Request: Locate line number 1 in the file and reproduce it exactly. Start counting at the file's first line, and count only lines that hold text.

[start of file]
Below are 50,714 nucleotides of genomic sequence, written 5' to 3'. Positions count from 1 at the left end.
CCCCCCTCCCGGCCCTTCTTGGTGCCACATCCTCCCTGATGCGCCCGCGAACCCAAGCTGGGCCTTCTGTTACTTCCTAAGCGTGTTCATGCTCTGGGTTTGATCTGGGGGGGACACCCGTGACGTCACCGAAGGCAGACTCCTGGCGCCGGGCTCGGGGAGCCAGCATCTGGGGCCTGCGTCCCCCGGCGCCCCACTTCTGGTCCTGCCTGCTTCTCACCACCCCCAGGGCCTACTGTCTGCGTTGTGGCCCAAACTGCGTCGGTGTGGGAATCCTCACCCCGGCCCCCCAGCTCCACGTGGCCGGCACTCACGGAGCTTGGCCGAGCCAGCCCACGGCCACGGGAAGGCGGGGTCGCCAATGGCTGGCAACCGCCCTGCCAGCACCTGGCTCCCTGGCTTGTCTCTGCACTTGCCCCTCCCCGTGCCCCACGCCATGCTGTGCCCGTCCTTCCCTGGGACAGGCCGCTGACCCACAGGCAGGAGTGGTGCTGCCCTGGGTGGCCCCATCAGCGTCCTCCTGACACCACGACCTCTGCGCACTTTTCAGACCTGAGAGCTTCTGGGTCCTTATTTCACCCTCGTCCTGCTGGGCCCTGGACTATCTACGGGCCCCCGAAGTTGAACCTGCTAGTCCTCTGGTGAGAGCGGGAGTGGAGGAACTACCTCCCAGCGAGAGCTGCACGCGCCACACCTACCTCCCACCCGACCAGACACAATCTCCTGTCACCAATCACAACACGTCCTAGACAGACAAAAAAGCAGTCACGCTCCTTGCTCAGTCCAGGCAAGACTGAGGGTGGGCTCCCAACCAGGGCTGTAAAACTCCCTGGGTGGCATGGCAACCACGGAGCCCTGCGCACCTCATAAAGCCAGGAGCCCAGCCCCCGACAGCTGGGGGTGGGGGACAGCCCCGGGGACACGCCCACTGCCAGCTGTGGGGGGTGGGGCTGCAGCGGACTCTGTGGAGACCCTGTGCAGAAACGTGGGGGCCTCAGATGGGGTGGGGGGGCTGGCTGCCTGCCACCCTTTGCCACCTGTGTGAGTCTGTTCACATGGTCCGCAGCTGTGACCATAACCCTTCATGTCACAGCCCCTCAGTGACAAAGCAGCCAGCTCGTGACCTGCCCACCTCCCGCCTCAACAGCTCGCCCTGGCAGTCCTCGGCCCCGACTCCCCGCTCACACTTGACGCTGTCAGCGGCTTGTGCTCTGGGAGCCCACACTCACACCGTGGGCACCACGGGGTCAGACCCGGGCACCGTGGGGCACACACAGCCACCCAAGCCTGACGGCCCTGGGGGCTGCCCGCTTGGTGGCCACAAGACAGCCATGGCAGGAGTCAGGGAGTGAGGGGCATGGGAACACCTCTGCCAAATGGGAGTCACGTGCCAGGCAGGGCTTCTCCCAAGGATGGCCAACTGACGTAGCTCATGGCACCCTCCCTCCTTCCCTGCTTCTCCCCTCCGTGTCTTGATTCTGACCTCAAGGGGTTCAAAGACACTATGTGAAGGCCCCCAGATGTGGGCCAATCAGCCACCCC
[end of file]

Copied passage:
Below are 50,714 nucleotides of genomic sequence, written 5' to 3'. Positions count from 1 at the left end.